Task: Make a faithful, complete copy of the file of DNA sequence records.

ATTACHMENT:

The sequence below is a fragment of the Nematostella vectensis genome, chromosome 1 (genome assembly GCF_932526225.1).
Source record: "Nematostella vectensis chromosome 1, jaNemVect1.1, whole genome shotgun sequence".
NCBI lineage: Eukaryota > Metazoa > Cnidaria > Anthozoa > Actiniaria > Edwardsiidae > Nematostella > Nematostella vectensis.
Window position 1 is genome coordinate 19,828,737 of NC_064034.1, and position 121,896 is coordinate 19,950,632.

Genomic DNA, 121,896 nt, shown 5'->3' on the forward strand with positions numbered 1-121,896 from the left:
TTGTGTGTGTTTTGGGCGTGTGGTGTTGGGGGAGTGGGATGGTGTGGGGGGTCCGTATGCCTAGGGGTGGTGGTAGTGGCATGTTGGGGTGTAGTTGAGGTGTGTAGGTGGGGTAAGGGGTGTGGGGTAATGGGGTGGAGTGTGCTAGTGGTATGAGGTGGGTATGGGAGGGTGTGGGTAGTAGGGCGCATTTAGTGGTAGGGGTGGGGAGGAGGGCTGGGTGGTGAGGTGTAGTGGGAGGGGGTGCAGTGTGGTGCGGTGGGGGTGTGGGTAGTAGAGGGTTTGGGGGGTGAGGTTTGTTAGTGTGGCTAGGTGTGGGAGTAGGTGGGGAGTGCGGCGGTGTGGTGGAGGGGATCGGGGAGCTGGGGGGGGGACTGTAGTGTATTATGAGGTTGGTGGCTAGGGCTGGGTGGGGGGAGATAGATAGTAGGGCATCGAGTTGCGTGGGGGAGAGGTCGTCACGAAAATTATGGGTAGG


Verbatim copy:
The sequence below is a fragment of the Nematostella vectensis genome, chromosome 1 (genome assembly GCF_932526225.1).
Source record: "Nematostella vectensis chromosome 1, jaNemVect1.1, whole genome shotgun sequence".
NCBI lineage: Eukaryota > Metazoa > Cnidaria > Anthozoa > Actiniaria > Edwardsiidae > Nematostella > Nematostella vectensis.
Window position 1 is genome coordinate 19,828,737 of NC_064034.1, and position 121,896 is coordinate 19,950,632.

Genomic DNA, 121,896 nt, shown 5'->3' on the forward strand with positions numbered 1-121,896 from the left:
TTGTGTGTGTTTTGGGCGTGTGGTGTTGGGGGAGTGGGATGGTGTGGGGGGTCCGTATGCCTAGGGGTGGTGGTAGTGGCATGTTGGGGTGTAGTTGAGGTGTGTAGGTGGGGTAAGGGGTGTGGGGTAATGGGGTGGAGTGTGCTAGTGGTATGAGGTGGGTATGGGAGGGTGTGGGTAGTAGGGCGCATTTAGTGGTAGGGGTGGGGAGGAGGGCTGGGTGGTGAGGTGTAGTGGGAGGGGGTGCAGTGTGGTGCGGTGGGGGTGTGGGTAGTAGAGGGTTTGGGGGGTGAGGTTTGTTAGTGTGGCTAGGTGTGGGAGTAGGTGGGGAGTGCGGCGGTGTGGTGGAGGGGATCGGGGAGCTGGGGGGGGGACTGTAGTGTATTATGAGGTTGGTGGCTAGGGCTGGGTGGGGGGAGATAGATAGTAGGGCATCGAGTTGCGTGGGGGAGAGGTCGTCACGAAAATTATGGGTAGG